Our ideas of the past are often based on mere scraps of evidence. Nowhere is this more literally true than when it comes to reconstructing ancient wall-paintings, such as the “Saffron Gatherer” from Knossos.
During the Early Iron Age, people dwelled among the ruins of the palace at Knossos in what we may refer to as a “landscape of memory”, one imbued with the collective memories of a bygone era.
When he excavated Knossos, Arthur Evans happened across artefacts that he believed were stylized horns of a sacred bull. Was he correct?
The second most popular archaeological site in Greece, Knossos features impressive remains of a Bronze-Age Minoan “palace”.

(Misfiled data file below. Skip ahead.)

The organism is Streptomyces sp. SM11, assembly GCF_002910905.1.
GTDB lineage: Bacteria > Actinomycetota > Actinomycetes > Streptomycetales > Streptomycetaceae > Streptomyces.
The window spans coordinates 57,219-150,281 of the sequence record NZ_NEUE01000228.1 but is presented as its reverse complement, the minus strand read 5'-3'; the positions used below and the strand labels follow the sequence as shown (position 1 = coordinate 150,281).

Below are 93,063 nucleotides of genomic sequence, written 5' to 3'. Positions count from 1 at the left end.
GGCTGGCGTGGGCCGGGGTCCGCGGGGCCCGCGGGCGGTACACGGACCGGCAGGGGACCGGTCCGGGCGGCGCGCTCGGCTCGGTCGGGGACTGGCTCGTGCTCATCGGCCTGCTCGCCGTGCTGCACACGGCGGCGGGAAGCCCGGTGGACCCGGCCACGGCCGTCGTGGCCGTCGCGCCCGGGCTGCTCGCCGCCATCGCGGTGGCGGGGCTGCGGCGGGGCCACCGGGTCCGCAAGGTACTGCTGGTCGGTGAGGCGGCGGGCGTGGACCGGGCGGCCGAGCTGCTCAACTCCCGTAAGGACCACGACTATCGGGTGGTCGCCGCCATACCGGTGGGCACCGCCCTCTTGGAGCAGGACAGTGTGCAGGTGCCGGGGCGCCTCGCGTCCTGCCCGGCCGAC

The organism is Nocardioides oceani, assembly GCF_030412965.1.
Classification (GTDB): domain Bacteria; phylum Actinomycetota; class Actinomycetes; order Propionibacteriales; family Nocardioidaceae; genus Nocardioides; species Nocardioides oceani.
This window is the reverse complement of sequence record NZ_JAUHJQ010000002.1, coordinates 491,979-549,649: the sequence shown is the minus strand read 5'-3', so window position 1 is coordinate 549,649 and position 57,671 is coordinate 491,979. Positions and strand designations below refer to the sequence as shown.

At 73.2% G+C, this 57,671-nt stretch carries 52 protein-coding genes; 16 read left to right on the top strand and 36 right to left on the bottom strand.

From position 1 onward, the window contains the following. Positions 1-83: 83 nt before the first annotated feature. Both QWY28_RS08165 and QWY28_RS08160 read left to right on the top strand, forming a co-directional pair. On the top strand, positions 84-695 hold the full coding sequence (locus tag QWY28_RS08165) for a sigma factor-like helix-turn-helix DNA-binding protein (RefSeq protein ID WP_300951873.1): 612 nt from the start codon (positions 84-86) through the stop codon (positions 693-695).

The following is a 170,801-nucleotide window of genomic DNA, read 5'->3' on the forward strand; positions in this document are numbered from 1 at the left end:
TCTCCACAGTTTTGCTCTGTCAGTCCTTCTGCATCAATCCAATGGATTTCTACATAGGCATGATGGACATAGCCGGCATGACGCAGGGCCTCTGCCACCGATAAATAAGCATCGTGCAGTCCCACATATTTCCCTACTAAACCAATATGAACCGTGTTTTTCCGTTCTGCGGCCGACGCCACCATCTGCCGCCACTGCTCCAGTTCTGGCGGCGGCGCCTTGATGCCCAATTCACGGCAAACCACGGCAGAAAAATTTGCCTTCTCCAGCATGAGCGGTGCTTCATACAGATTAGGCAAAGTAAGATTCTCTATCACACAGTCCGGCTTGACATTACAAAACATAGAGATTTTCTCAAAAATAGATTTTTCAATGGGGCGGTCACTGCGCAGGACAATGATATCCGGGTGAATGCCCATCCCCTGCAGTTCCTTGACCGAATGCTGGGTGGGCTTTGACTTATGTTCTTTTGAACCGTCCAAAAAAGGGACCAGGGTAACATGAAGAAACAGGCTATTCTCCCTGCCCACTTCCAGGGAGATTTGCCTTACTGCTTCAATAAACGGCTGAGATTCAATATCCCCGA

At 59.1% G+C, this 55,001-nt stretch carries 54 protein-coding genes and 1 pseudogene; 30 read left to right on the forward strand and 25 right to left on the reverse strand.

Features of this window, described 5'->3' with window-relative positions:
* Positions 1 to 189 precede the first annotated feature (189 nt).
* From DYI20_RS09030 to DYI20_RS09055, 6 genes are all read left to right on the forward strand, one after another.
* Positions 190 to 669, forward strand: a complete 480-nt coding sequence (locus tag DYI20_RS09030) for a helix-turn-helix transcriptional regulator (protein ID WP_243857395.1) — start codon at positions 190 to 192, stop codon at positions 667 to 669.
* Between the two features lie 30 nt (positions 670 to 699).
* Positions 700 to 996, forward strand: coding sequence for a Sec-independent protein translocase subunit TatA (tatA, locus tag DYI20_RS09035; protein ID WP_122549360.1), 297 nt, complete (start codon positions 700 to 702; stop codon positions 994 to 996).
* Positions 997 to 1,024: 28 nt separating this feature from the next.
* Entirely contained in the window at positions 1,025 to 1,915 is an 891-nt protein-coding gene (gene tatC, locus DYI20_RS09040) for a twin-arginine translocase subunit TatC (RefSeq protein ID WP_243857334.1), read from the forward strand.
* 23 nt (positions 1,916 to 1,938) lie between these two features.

The “Throne Room” at Knossos, heavily restored by Arthur Evans. It has been dated to the time of the presumed “Mycenaean” (mainland) takeover of Knossos (Late Minoan II). It is not clear if this room was really used by a king instead of a priest or priestess.
The Minotaur, a half-bull creature that roamed the labyrinth of Knossos, is perhaps the best-known element of the myths surrounding the Athenian hero Theseus.